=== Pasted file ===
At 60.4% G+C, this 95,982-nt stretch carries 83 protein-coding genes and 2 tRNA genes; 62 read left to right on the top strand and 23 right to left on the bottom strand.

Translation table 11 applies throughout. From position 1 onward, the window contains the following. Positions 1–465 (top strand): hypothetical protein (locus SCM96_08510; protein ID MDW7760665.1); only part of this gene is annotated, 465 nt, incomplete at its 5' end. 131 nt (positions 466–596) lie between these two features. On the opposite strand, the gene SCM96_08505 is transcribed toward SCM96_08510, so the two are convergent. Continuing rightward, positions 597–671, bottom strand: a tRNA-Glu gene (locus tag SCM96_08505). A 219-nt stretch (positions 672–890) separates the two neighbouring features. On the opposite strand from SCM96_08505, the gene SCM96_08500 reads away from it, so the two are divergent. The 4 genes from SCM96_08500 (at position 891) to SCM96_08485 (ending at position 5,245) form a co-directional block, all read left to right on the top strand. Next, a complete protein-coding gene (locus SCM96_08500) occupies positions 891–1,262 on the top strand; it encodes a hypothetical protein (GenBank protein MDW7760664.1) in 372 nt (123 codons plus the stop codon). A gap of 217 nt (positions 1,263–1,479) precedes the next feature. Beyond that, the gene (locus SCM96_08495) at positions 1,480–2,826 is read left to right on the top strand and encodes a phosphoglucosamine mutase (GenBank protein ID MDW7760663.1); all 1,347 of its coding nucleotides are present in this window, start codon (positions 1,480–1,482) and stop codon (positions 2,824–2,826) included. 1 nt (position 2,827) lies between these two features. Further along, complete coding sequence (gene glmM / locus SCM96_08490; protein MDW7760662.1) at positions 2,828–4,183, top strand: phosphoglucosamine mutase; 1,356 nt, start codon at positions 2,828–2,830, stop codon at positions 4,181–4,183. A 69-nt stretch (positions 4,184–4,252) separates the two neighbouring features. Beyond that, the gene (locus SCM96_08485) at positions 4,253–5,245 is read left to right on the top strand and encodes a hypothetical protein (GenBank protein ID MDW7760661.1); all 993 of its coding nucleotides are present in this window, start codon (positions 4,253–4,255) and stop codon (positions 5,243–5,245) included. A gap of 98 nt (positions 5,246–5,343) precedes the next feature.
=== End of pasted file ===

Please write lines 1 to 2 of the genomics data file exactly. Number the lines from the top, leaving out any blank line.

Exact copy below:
At 60.4% G+C, this 95,982-nt stretch carries 83 protein-coding genes and 2 tRNA genes; 62 read left to right on the top strand and 23 right to left on the bottom strand.

Translation table 11 applies throughout. From position 1 onward, the window contains the following. Positions 1–465 (top strand): hypothetical protein (locus SCM96_08510; protein ID MDW7760665.1); only part of this gene is annotated, 465 nt, incomplete at its 5' end. 131 nt (positions 466–596) lie between these two features. On the opposite strand, the gene SCM96_08505 is transcribed toward SCM96_08510, so the two are convergent. Continuing rightward, positions 597–671, bottom strand: a tRNA-Glu gene (locus tag SCM96_08505). A 219-nt stretch (positions 672–890) separates the two neighbouring features. On the opposite strand from SCM96_08505, the gene SCM96_08500 reads away from it, so the two are divergent. The 4 genes from SCM96_08500 (at position 891) to SCM96_08485 (ending at position 5,245) form a co-directional block, all read left to right on the top strand. Next, a complete protein-coding gene (locus SCM96_08500) occupies positions 891–1,262 on the top strand; it encodes a hypothetical protein (GenBank protein MDW7760664.1) in 372 nt (123 codons plus the stop codon). A gap of 217 nt (positions 1,263–1,479) precedes the next feature. Beyond that, the gene (locus SCM96_08495) at positions 1,480–2,826 is read left to right on the top strand and encodes a phosphoglucosamine mutase (GenBank protein ID MDW7760663.1); all 1,347 of its coding nucleotides are present in this window, start codon (positions 1,480–1,482) and stop codon (positions 2,824–2,826) included. 1 nt (position 2,827) lies between these two features. Further along, complete coding sequence (gene glmM / locus SCM96_08490; protein MDW7760662.1) at positions 2,828–4,183, top strand: phosphoglucosamine mutase; 1,356 nt, start codon at positions 2,828–2,830, stop codon at positions 4,181–4,183. A 69-nt stretch (positions 4,184–4,252) separates the two neighbouring features. Beyond that, the gene (locus SCM96_08485) at positions 4,253–5,245 is read left to right on the top strand and encodes a hypothetical protein (GenBank protein ID MDW7760661.1); all 993 of its coding nucleotides are present in this window, start codon (positions 4,253–4,255) and stop codon (positions 5,243–5,245) included. A gap of 98 nt (positions 5,246–5,343) precedes the next feature.